VATICAN CITY, Oct 21, (AFP): The Vatican on Wednesday dismissed a report that Pope Francis has a brain tumour as baseless, with a spokesman challenging anyone who thinks the pontiff is seriously ill to try keeping up with him. Quotidiano Nazionale (QN), the newspaper which made the claim, said it stood by its story that a “small dark spot” had been detected on the 78-yearold pontiff’s brain several months ago. The paper said it was discovered by Japanese neurosurgeon Takanori Fukushima, a world expert on skull base tumours who is partly based at the San Rossore di Barbaricina clinic near Pisa in central Italy. According to the report, the professor and a medical team were flown by helicopter to the Vatican to examine Francis and concluded that the tumour was treatable without surgery.
Quotidiano based its story largely on the supposed account of a nurse at the clinic who reportedly saw medical notes under Francis’s real name, Jorge Mario Bergoglio. But Vatican spokesman Father Federico Lombardi, insisted the claims were baseless — and that he had checked them with the pope himself. “I can confirm that no Japanese doctor came to the Vatican to see the pope and there were no examinations of the type indicated in the article,” he told hundreds of journalists in an unusually well-attended Vatican press briefing. He repeated an early condemnation of the report as “an irresponsible act that was completely unjustified and unspeakable.”
Clearly exasperated, the Vatican media chief resorted to irony to get his message across. “If you had to run after him during his overseas trips, you’d know,” (he is in good health), Lombardi said. “He does have some problems with his legs but the head seems to me to be working absolutely perfectly.”
Fukushima did meet Pope Francis but it was in October 2014, according to a post on the surgeon’s Japanese blog, which does not indicate any professional connection. Andrea Cangini, the director of Quotidiano, said he had anticipated the Vatican reaction. “This denial is understandable and to be expected,” he said. “We waited a long time before publishing the report in order to carry out every possible check. We don’t have the slightest doubt that it is founded.” Pope Francis has maintained an intense work schedule throughout his two and a half years in the Vatican, eschewing the long summer breaks enjoyed by many of his predecessors. He has looked extremely weary at times and in several interviews he has made reference, sometimes light-heartedly, to an apparent belief that he only has a few years to live.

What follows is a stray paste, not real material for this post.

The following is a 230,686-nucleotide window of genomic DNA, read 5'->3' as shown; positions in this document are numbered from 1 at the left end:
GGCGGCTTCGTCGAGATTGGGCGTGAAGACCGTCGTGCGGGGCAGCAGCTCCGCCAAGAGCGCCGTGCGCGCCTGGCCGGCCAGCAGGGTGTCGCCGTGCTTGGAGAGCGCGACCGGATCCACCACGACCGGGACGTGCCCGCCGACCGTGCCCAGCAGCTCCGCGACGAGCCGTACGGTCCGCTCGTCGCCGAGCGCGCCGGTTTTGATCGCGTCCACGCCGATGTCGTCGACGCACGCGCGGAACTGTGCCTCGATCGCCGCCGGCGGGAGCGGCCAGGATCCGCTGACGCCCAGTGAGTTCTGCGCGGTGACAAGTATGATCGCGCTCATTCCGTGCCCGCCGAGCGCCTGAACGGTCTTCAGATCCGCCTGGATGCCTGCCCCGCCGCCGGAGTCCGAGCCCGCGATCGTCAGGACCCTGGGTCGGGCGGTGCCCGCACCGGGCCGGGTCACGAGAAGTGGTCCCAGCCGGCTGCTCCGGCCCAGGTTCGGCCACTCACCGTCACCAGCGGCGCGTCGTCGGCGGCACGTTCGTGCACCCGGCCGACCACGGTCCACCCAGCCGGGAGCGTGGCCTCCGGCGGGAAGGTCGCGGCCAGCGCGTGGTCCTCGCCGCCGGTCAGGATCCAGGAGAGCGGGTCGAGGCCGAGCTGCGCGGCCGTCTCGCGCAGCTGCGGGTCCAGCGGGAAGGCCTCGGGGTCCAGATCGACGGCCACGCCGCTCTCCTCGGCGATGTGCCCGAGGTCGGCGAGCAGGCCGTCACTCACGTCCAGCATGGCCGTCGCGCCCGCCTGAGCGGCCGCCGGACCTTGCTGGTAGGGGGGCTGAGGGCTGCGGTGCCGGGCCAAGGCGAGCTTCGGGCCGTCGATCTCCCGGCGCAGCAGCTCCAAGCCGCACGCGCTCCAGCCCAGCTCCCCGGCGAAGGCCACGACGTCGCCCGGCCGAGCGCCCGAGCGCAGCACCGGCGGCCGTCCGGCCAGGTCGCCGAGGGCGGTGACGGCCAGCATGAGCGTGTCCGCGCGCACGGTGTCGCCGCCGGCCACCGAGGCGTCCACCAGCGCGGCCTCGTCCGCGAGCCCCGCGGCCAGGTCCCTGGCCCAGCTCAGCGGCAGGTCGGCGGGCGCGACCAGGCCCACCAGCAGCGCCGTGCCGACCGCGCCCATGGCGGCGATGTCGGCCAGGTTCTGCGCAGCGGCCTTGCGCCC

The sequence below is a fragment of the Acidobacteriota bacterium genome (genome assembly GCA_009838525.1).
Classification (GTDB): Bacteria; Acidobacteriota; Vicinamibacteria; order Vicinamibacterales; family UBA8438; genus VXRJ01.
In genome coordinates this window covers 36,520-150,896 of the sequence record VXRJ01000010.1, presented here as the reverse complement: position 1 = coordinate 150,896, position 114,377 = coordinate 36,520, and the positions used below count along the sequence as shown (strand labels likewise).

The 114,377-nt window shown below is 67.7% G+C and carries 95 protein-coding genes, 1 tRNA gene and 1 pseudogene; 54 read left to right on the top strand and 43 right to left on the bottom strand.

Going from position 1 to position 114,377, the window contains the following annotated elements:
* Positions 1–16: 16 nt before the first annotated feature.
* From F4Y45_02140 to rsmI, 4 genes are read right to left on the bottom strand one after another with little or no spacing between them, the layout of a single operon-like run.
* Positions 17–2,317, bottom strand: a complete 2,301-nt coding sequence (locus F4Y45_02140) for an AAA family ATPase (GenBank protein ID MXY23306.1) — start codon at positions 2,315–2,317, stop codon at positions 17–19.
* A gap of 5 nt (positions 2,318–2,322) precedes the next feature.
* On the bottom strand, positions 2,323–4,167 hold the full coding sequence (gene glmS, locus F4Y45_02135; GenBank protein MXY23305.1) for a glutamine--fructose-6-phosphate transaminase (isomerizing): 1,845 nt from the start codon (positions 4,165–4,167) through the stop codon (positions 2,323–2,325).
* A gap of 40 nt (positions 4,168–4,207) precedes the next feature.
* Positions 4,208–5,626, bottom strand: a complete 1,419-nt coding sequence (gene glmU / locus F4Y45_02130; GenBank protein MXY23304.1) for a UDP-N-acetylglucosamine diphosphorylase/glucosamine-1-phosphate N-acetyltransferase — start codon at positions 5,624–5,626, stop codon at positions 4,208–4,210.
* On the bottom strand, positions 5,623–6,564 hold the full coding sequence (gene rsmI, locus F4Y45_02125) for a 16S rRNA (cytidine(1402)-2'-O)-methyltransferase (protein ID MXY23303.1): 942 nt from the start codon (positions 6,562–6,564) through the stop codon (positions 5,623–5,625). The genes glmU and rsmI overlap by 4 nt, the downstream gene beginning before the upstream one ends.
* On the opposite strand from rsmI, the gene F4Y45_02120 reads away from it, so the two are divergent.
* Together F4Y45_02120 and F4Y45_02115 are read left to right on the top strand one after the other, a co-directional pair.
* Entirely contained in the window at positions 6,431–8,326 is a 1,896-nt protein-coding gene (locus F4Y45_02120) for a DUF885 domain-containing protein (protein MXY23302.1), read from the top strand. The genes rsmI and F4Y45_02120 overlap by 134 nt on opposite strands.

At his weekly audience on Wednesday, the pope looked cheerful but also pale and tired as he made comments touching on the theme of failing health. Recalling how one of his predecessors, John Paul II, had remained at the head of the Church until his death in 2005 despite suffering from Parkinson’s disease, the pope said sick people should follow his example and “bear with joy the cross of suffering as he (John Paul II) taught us.” Despite fatigue and a constant battle with sciatica, Francis shows no sign of slowing down. His recent nine-day trip to Cuba and the United States was one of the most gruelling yet and he is preparing for a five-day visit to Kenya, Uganda and the conflicttorn Central African Republic at the end of November.
There has also been no sign of his intellectual energy diminishing as he has participated in an ongoing synod of clerics which has seen his vision of how Church teaching on issues such as divorce and homosexuality should evolve meet with resistance from conservatives. Vatican expert Iacopo Scaramuzzi said the scare story about the pope’s health could be related to tensions in the church at a time when allegations of Machiavellian skullduggery abound. “The timing of this news, exactly when a turbulent synod is concluding, is curious,” he told AFP. “What is striking is that the article does not clearly reveal its sources and the Vatican has made such a vehement denial.”